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Monday
Apr232018

"My Nonfiction Is Fictional": An Interview with Matthew Vollmer

Matthew Vollmer is an Associate Professor of English at Virginia Tech and is the author of Future Missionaries of America, inscriptions for headstones, and Gateway to Paradise. With David Shields, he is the co-editor of Fakes: An Anthology of Pseudo-Interviews, Faux Lectures, Quasi-Letters, “Found” Documents, and other Fraudulent Artifacts. He also edited A Book of Common Prayer, which collects the invocations of over 60 writers. His next book, Permanent Exhibit, is forthcoming.

His essay, "Sinkhole," appeared in Issue Ninety-Four of The Collagist.

Here, Matthew Vollmer talks with interviewer William Hoffacker about juxtaposition, stream-of-consciousness writing, and turning experiences into myth.

Please tell us about the origins of your essay, “Sinkhole.” What sparked the initial idea?

I wrote “Sinkhole” during a time when I had assigned myself to produce work especially of this nature—that being a “day-driven” kind of essay, in which I paid close attention to the particular and idiosyncratic motions of a mind in search of both meaning and senselessness. In other words, I wanted to capture and reproduce, as realistically as possible, the movements of consciousness as they pertained to my present dispositions. I would begin with an idea—in this case, the notion that one should not, at the beginning of the day, turn first to one’s phone—and proceed from there, shifting as instinctually and freely as possible from one association to the next, working up a kind of rhythm that hopefully led “somewhere.”

The essay consists of one paragraph, about 1,500 words long. I think it’s fair to call the work a stream of consciousness, or at least it’s presented as one. How do you revise a piece that is supposed to replicate the natural associations made by your mind? How much did this essay change from the first draft to the final?

Honestly, I can’t remember how much it changed. I feel like this essay and the book of which it’s a part required less revision than previous books I’ve written, but saying that now from a relative distance, I can’t tell how true that is. The trick for me in producing associatively-driven work is knowing when to make explicit connections and when it’s cool to place images or perceptions side-by-side and trust the reader to connect the dots. Also, it’s not fair to say that the brain’s primary mode of motion is one of “connectedness.” A chain of associations can feel “right” in terms of its fidelity to the way one’s brain-tape unfolds, but just as frequent—if not more so—are random intrusions. Therefore, juxtaposition can become a useful tool when attempting to create any kind of analogue for consciousness. That’s part of the joy of working in a collage-like mode: the unexpected image or thought can feel like a necessary subversion.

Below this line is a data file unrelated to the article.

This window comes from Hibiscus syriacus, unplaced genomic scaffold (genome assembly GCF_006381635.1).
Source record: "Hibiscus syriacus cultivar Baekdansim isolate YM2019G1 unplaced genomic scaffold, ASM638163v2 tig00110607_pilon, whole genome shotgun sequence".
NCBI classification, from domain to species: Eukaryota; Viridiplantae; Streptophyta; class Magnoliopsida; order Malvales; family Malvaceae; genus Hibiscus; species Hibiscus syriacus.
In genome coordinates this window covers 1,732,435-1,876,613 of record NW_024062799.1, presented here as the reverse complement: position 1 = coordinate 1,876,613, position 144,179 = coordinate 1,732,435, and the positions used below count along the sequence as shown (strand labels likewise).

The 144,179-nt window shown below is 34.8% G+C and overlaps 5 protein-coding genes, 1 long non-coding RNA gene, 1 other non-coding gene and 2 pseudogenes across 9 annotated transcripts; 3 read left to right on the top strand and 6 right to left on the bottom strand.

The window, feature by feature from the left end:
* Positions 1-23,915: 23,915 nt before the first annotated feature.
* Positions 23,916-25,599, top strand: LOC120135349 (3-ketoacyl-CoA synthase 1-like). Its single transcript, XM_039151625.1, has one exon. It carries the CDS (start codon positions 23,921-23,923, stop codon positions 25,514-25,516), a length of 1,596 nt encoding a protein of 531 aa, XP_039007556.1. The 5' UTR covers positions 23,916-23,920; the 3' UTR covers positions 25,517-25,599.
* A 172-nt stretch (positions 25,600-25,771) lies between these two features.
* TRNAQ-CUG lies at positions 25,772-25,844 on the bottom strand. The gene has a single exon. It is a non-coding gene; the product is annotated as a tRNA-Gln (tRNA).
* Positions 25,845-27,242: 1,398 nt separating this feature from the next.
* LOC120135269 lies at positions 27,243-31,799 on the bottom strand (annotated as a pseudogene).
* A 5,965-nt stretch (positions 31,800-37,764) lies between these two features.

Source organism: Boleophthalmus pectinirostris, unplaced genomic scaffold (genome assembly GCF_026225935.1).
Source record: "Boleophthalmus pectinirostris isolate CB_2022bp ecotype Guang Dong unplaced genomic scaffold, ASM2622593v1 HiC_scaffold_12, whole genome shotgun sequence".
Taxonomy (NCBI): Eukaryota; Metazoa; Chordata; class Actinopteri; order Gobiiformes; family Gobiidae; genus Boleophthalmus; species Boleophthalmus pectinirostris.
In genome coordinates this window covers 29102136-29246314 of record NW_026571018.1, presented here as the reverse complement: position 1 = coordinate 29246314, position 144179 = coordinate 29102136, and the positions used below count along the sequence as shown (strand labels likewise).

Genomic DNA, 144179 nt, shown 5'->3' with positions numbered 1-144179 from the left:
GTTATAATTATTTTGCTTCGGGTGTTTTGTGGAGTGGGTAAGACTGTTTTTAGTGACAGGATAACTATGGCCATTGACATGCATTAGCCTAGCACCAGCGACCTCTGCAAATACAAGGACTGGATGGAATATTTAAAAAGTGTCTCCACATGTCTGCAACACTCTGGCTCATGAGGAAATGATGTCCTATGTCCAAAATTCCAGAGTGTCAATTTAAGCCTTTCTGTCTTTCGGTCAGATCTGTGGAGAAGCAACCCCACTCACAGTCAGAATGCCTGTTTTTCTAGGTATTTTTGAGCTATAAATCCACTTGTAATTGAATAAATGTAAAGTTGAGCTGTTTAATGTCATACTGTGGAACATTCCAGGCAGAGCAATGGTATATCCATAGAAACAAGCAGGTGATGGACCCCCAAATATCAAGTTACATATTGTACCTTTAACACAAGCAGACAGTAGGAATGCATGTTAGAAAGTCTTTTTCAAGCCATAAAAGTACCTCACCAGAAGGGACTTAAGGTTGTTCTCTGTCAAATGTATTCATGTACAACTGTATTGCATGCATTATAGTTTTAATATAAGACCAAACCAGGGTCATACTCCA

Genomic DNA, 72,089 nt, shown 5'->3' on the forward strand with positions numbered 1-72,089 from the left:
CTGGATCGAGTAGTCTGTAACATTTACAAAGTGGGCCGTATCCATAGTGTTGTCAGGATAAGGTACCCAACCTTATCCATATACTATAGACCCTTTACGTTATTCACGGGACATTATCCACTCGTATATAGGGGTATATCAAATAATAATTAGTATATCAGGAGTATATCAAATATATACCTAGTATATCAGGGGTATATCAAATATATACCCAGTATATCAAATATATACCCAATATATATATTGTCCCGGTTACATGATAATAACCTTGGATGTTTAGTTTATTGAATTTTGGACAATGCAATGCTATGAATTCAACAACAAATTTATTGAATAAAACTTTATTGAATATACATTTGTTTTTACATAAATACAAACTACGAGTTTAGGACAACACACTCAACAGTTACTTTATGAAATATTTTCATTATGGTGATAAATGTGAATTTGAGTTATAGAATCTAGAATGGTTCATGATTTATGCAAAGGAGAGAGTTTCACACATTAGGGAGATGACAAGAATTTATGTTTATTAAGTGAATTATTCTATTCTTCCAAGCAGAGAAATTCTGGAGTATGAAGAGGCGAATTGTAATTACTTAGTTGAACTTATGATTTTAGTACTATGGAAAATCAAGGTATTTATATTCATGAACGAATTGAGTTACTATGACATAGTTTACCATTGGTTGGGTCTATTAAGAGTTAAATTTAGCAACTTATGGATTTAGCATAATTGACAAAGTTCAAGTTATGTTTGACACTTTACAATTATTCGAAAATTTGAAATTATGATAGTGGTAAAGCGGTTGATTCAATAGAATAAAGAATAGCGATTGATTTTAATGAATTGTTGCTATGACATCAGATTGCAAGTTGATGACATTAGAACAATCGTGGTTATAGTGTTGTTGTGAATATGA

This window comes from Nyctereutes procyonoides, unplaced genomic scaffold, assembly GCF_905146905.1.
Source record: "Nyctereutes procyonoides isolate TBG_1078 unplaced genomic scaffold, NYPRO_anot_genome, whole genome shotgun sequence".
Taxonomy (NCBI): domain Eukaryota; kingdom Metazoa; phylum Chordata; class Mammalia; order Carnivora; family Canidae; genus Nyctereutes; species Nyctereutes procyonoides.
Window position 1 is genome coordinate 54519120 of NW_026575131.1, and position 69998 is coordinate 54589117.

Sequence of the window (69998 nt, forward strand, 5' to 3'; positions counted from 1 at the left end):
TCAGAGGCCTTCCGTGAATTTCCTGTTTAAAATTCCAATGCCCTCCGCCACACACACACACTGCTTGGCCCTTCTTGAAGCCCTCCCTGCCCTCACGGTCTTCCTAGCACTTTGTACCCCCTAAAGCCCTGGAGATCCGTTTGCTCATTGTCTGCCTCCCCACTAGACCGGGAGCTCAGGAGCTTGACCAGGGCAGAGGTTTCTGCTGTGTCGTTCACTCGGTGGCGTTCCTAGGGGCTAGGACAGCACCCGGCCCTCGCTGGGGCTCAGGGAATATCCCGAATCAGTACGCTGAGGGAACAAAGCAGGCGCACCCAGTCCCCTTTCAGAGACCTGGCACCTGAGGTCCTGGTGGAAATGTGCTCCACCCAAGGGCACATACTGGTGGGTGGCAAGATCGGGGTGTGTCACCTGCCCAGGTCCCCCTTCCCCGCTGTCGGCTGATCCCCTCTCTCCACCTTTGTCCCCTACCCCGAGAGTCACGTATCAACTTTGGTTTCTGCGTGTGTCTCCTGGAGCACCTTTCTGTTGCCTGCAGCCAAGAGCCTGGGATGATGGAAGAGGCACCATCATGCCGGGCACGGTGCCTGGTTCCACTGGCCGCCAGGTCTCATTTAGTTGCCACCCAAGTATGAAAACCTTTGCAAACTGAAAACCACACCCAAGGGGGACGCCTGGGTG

You are a writer of both fiction and nonfiction. How has writing nonfiction made you a better fiction writer, or vice versa? What lessons learned from one genre have served you best in the other?

The longer I work and the more I write, the so-called line between my fiction and nonfiction becomes less and less distinct. Perhaps that’s because my own experience—which has always informed and guided whatever I write—has become the dominant subject matter of my writing, and because writing about that experience feels both true and false. I am trying to write what I’ve lived, to catalog the significant idiosyncrasies of that life, and I’m using language to do that, and because words are merely representational and fail to capture the radiant fullness of experience, and because I am an unreliable narrator whose memory can’t be trusted, it feels to me as if I’m working in the realm of myth. In other words, my nonfiction is fictional.

What writing project(s) are you working on now?

I recently finished the final edits on a book of essays—Permanent Exhibit, to be published by BOA Editions, Ltd in September of 2018—that are, like “Sinkhole,” collage-like in nature—each one a single paragraph unspooling. I’ve since returned to the book I was working on when those essays began to arrive: an accounting of having grown up in the mountains of southwestern North Carolina, in a loving family who counted themselves as members of a little-known American denomination whose tenants were central to our lives and gave shape—for better and worse—to my childhood.

What have you read recently that you would like to recommend?

Catherine Lacey’s The Answers. Karl Ove Knausgaard’s Autumn and Winter. Otessa Moshfegh’s

Eileen and Homesick for Another World. Gerald Murnane’s Border Districts. Tara Wesotver’s Educated: A Memoir. Denis Johnson’s The Name of the World and The Largesse of the Sea Maiden: Stories. Valerie Luiselli’s Faces in the Crowd.

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